The Mountain Design
The primary mountain ecosystem – the integration of forest and meadow land – has been diligently preserved. A strong concern for the natural ecology of the mountain was carried through the entire design and development process. Resort planners respected, wherever possible natural landforms, existing vegetation, and diverse views. Mountain planners balanced ski-ability with a respect for visual impact.
Beaver Creek was one of the most environmentally scrutinized projects of its time:
Developing Beaver Creek into a ski area was and still is today, a partnership between the Forest Service and Vail Resorts. The approval process involved multiple agencies and groups, a considerable amount of conditions and approvals, and a lot of forward thinking from all those involved, it was a long process.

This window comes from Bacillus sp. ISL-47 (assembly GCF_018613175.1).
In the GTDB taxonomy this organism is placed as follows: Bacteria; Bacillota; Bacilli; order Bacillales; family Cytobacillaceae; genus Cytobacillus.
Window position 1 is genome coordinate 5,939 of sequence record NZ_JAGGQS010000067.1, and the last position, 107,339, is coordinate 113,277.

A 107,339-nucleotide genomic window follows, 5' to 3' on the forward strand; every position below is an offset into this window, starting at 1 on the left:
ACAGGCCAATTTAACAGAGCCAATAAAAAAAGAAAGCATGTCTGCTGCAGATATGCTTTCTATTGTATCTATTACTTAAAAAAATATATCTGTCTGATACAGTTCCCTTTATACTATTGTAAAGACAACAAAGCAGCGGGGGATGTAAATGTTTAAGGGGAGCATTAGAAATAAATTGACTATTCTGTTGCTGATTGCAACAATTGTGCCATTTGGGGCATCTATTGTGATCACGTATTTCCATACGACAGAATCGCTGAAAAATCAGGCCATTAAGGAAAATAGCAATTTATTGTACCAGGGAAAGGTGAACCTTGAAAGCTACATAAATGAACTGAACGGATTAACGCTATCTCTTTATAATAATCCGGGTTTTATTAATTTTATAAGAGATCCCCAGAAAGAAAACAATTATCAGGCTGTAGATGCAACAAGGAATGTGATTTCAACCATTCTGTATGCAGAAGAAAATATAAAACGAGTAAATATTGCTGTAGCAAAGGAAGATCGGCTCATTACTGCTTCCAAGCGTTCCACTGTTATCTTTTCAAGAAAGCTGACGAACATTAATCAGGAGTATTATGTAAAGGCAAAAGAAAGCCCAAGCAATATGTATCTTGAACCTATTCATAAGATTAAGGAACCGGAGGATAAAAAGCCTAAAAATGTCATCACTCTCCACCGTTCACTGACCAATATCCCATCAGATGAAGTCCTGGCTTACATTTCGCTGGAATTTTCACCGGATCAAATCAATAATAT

The entire process of developing Beaver Creek into a World-Class ski resort from the drawing board to an operating resort took a long time. The major factor, which led to this lengthy procedure, was the need for a full recognition and reconciliation of numerous environmental impacts.
Beaver Creek encompasses 2,775 acres of public lands. The United States Forest Service has the responsibility of balancing the demands of recreational facilities against the need to preserve wilderness. The Forest Service has stated that recreational development is a form of economic activity, which is one of the least destructive to the area’s long-term productivity.
The Forest Service’s jurisdiction over Beaver Creek ends where the privately owned lands begin. In the village of Beaver Creek, a whole new set of environmental rules come into play. Resort officials worked with county officials in formulating and implementing environmental guidelines.